From The Trump Campaign, Not Quite A Frivolous Lawsuit, But An Unethical One

Is it possible that my ol’ friend Walt is working for the Trump campaign now? Nah, can’t be. But the logic behind the Trump campaign’s defamation lawsuit against CNN has a familiar ring: like the protracted  defamation suit against me by an aggrieved (and banned) Ethics Alarms commenter, the Trump campaign is claiming that opinion in the news media constitutes defamation, and it does not, must not and cannot. Writes Professor Turley in part: Continue reading

Now THIS Is A Frivolous Lawsuit!

Sounds noble in theory, but it doesn’t always work when the one saying “no” is a judge.

Lawyers and the public mean different things when they call a lawsuit “frivolous.” The public and the news media mean that the suit is silly, desperate, based on a crazy theory or unlikely to succeed. Lawyers, however, know that suits that seem  silly, desperate, based on a crazy theory or unlikely to succeed sometimes win. Sometimes, they even change the law for the better. ABA Rule 3.1 explains,

Rule 3.1: Meritorious Claims & Contentions

A lawyer shall not bring or defend a proceeding, or assert or controvert an issue therein, unless there is a basis in law and fact for doing so that is not frivolous, which includes a good faith argument for an extension, modification or reversal of existing law….

Comment:The filing of an action or defense or similar action taken for a client is not frivolous merely because the facts have not first been fully substantiated or because the lawyer expects to develop vital evidence only by discovery. What is required of lawyers, however, is that they inform themselves about the facts of their clients’ cases and the applicable law and determine that they can make good faith arguments in support of their clients’ positions. Such action is not frivolous even though the lawyer believes that the client’s position ultimately will not prevail. The action is frivolous, however, if the lawyer is unable either to make a good faith argument on the merits of the action taken or to support the action taken by a good faith argument for an extension, modification or reversal of existing law.

The guy currently  suing me for defamation, for example, hasn’t quite crossed the “frivolous” line, though he is arguing that what is clearly opinion is an assertion of fact, contrary to all existing jurisprudence. His appeal, however, while batty, does make an argument that I assume in in good faith, that a Supreme Court case supports his definition of libel. It doesn’t, but he has the right to make an argument in the hope that some judge or appellate panel will agree. Of course, he is also not a lawyer, so he can’t be held responsible for violating legal ethics.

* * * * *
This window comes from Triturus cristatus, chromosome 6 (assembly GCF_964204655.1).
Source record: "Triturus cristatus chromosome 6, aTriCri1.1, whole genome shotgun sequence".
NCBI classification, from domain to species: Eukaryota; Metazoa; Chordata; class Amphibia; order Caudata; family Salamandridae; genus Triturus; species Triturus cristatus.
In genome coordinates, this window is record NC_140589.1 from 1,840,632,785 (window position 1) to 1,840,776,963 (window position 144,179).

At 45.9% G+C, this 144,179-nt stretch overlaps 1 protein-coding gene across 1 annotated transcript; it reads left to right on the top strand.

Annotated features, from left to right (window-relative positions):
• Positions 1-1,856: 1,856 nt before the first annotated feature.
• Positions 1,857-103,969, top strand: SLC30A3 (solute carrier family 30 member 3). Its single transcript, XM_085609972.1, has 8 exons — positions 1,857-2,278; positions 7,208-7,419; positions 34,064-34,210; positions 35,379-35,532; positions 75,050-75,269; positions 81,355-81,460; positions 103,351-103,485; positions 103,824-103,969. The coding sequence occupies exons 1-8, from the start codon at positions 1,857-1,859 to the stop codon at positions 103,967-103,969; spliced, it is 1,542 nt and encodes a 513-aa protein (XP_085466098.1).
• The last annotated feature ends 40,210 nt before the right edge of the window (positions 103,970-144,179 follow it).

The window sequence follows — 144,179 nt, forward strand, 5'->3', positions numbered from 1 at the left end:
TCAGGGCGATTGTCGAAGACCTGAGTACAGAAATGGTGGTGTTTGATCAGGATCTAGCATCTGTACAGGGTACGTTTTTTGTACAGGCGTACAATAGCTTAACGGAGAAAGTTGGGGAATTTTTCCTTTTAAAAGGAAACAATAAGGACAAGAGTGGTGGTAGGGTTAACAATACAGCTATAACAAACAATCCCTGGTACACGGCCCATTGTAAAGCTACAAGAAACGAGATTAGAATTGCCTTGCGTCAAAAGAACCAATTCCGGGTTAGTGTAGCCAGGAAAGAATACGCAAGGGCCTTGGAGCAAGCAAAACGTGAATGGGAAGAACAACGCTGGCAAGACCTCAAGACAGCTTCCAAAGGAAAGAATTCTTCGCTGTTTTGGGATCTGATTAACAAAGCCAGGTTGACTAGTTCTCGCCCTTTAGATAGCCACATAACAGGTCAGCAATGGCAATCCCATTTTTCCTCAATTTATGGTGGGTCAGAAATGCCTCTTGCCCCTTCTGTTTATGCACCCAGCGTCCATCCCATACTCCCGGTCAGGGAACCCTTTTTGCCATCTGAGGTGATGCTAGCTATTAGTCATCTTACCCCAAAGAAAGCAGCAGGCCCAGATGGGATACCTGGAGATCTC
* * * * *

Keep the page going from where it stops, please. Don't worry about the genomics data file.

This guy can be, however: Continue reading

Afternoon Ethics Warm-up, 6/6/18: Special “Don’t Sue Me, These Are Just Opinions” Edition

Good afternoon.

1. For the record...Ethics Alarms passed 9 million views this week. That’s not a lot in a bit less than 9 years by the mega-blog standards, but their aren’t many ethics blogs that do better, and maybe none. Admittedly, this is a little like being the most popular fan site for Clint Howard…

2. Now this IS a frivolous lawsuit...tomorrow I finally go to Boston to argue my motion to dismiss the vexatious defamation lawsuit against me by an Ethics Alarms commenter whose feelings I hurt in the process of throwing him off the site. If a lawyer brought this suit, I would have a rare claim against him for breaching Rule 3.1, prohibiting frivolous suits. No lawyer, however, would bring such a suit. There has to be a good faith belief that you can prevail, or change the law, but there is literally no support in the law of defamation for calling insults (yup, I insulted him), opinions, and conclusions based on fully-revealed information and data libel. Non-lawyers, however, don’t have to obey legal ethics rules, and, as in this case, don’t know what they are anywhere. Maybe after I’m through with all of this, I’ll post the whole complaint. Among its claims is that I graduated from Hampshire College, and that the Massachusetts court has jurisdiction because I’m a fan of the Boston Red Sox. I also, it claims, defamed the plaintiff by erroneously referring to him as an academic. To deal with this spiteful action, I have already expended several thousand dollars. Yes, it goes with the territory. I know.

3. Imagine, impugning the professionalism and impunity of the FBI! A drunk and irresponsible FBI agent  shot a man at a Denver bar over the weekend when his gun flew out of his pocket, hit the floor and discharged as he was executing an acrobatic maneuver on the dance floor. This, you will not be surprised to learn, is not compliant with FBI policy. Agents are considered on duty at all times. They can carry their weapon at all times too, but cannot endanger the public while doing so. They are also not permitted to act like clowns in public, or be drunk as proverbial skunks. The agent is Chase Bishop, 29, who works out of Washington D.C. No word yet if he is part of the Mueller investigation.